English

Definition of 'tarnish'

See related content

Synonyms of "tarnish"
Synonyms of "tarnish"
French Translation of "tarnish"
French Translation of "tarnish"
Translator
Translator
Pronunciation Playlists
Pronunciation Playlists
Word of the day : lunar module
Word of the day : lunar module
Hindi Translation of "tarnish"
Hindi Translation of "tarnish"
NEW from Collins!
NEW from Collins!
Easy Learning English Grammar
Easy Learning English Grammar

Video: pronunciation of 'tarnish'

Example sentences containing 'tarnish'

These examples have been automatically selected and may contain sensitive content. Read more…
The irresponsible behaviour of the few can no longer be allowed to tarnish the reputation and the contribution of the many. Times, Sunday Times (2016)But I'm not aware of any players being involved in any wrongdoing that would tarnish the image of football. The Sun (2016)Why should his name be tarnished if he has been proved innocent? The Sun (2013)Yet that key part of its activity has seen its image tarnished. Times, Sunday Times (2014)Such sordid scandals tarnish the beautiful game. The Sun (2015)Was it necessary to tarnish her name and spoil our memories? The Sun (2011)We were to go there and try to restore this somewhat tarnished image. Stewart, Bob (Lt-Col) Broken Lives (1993)Others felt that their names emerged tarnished from the encounter. Times, Sunday Times (2011)If his name comes out it would tarnish his image as a family man. The Sun (2011)It is also somewhat fitting that his behaviour as a college student has tarnished his name. Times, Sunday Times (2010)As a result of their greed my good name has been tarnished by deceit and innuendo. Times, Sunday Times (2006)We are of the view that any attempt to tarnish the image of national heroes should not be permitted. Times, Sunday Times (2007)The affair has seriously tarnished the game's reputation for sportsmanship. Times, Sunday Times (2009)The two front-runners have been tarnished already by bad publicity. Times, Sunday Times (2007)Now reputations have been tarnished. The Sun (2008)While gold is perceived as the currency of central bankers, silver is tarnished by its less salubrious links to hot money. Times, Sunday Times (2006)Fans of the domestic game in China have been forced to watch the beautiful game tarnished time and again by scandal and corruption. Times, Sunday Times (2015)ONCE again, an already flawed football game is tarnished by a mindless minority of fans. The Sun (2013)His reputation, already tarnished from past misdemeanours, was shredded beyond repair. The Sun (2012)Australia emerged with a 2-1 series victory in Adelaide this week but with its reputation tarnished. Times, Sunday Times (2008)The Government will go after banking chiefs involved in wrongdoing that has tarnished the country 's reputation internationally. Times, Sunday Times (2009)His record as a leader, tarnished by scandal and ineptitude, hardly qualifies him as a national saviour. Times, Sunday Times (2007)His serial blunders and financial mismanagement have brought the organisation into disrepute, while allegations of corruption and kickbacks have tarnished the game he is supposed to nurture. Times, Sunday Times (2013)None of them was at Broad and he does not feel that the scandal tarnished his innings, but it did leave a bitter taste. Times, Sunday Times (2011)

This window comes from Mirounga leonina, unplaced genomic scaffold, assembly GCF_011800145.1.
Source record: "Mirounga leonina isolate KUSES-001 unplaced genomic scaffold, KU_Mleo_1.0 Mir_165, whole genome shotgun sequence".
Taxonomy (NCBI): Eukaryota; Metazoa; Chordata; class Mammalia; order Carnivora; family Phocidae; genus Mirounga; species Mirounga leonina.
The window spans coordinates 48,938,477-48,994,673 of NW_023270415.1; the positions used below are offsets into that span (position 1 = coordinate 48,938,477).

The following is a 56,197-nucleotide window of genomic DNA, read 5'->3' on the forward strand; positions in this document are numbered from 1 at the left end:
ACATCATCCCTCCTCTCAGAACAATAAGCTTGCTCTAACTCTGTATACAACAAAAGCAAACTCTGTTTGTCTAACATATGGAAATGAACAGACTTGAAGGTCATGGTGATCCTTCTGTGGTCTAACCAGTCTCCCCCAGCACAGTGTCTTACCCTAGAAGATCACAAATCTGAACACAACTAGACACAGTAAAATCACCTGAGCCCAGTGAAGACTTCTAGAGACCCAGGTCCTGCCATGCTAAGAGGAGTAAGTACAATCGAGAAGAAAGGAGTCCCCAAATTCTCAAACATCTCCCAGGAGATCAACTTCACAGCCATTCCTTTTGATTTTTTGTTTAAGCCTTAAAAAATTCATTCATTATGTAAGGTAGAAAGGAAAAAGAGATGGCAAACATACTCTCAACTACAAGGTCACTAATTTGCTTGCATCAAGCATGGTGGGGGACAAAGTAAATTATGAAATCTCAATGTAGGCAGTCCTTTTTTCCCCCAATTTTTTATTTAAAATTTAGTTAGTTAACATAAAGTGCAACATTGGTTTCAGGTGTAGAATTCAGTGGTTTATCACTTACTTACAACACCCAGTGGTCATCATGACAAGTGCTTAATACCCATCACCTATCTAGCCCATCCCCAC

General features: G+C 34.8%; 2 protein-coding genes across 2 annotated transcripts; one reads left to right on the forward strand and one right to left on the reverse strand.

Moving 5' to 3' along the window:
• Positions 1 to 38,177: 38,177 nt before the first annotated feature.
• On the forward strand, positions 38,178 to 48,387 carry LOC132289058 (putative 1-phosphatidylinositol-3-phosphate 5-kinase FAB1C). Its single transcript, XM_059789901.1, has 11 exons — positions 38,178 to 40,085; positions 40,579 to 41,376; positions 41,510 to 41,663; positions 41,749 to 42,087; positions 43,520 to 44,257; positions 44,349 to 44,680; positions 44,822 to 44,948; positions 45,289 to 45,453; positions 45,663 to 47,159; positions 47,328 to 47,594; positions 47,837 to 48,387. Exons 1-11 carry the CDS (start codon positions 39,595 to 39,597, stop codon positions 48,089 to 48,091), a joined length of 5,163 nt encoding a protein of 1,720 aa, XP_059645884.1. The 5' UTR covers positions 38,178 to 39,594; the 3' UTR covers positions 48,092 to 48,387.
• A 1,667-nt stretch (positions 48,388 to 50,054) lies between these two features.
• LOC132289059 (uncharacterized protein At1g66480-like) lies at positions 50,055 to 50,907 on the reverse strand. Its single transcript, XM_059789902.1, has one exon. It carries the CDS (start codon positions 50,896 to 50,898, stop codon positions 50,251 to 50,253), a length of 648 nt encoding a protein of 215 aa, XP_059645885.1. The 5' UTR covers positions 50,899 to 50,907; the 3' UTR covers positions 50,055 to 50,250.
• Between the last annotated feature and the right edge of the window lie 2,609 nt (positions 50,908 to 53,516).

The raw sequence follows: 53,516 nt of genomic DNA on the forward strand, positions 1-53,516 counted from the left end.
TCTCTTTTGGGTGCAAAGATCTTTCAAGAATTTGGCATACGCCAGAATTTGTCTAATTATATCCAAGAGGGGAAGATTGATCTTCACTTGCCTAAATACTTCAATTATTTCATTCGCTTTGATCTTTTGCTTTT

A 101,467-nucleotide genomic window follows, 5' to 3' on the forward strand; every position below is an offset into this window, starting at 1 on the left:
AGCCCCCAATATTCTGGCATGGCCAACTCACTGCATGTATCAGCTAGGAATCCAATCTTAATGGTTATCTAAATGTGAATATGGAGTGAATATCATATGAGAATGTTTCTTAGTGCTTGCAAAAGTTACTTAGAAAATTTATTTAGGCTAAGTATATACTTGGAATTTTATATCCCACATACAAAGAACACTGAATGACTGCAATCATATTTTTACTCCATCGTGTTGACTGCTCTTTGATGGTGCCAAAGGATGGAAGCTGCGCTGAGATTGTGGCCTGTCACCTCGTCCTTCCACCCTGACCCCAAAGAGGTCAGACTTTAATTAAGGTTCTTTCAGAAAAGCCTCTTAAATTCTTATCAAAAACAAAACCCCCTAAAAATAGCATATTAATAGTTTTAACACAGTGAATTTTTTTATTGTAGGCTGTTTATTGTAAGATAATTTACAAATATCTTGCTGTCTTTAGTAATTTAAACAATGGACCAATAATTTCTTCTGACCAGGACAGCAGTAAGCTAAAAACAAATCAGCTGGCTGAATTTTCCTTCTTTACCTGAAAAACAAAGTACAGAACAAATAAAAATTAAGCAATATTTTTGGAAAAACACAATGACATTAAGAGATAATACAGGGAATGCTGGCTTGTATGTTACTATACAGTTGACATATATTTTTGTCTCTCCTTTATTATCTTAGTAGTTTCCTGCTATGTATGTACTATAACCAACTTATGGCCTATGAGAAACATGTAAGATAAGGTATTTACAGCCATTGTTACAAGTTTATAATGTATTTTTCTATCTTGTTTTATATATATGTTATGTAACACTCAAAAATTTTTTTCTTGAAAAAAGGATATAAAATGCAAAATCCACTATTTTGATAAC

Trends of 'tarnish'

Used Occasionally. tarnish is one of the 30000 most commonly used words in the Collins dictionary

View usage for:

Translations for 'tarnish'

British English: tarnish VERB
If you say that something tarnishes someone's reputation or image, you mean that it causes people to have a worse opinion of them than they would otherwise have had.
This could tarnish their reputation.
  • American English: tarnish
  • Brazilian Portuguese: empanar o brilho de
  • Chinese: 玷污
  • European Spanish: empañar
  • French: ternir
  • German: beflecken
  • Italian: macchiare
  • Japanese: >汚す名誉などを
  • Korean: > 손상시키다평판 등을
  • European Portuguese: macular
  • Latin American Spanish: empañar

Source

Definition of tarnish from the Collins English Dictionary
#moon50
The moon is at the forefront of our minds as we celebrate the 50th anniversary of Neil Armstrong’s ‘small step’ on 20th July, 1969. This month, we’ve been exploring lunar terminology, as well as looking at how the moon has woven itself into the fabric of our everyday language.
Read more
Unlock language with the Paul Noble method
No books. No rote memorization. No chance of failure. Your chance to have a one-to-one lesson with best-selling language expert Paul Noble, try a FREE audio sample of his brand new Mandarin Chinese course.
Read more
Learning English: Making suggestions when travelling
Take a boat? Stay overnight somewhere? This article looks at some useful phrases you can use when discussing options about what to do when travelling.
Read more
New collocations added to dictionary
Collocations are words that are often used together and are brilliant at providing natural sounding language for your speech and writing.
Read more
Collins Dictionaries for Schools
Our new online dictionaries for schools provide a safe and appropriate environment for children. And best of all it's ad free, so sign up now and start using at home or in the classroom.
Read more
Word lists
We have almost 200 lists of words from topics as varied as types of butterflies, jackets, currencies, vegetables and knots! Amaze your friends with your new-found knowledge!
Read more
Join the Collins community
All the latest wordy news, linguistic insights, offers and competitions every month.
Read more
13th edition of the Collins Dictionary out now!
Updated with all the very latest new words and senses, this new 13th edition is an unparalleled resource for word lovers, word gamers, and word geeks everywhere. #homeoflivingenglish
Read more
Create an account and sign in to access this FREE content
Register now or login in to access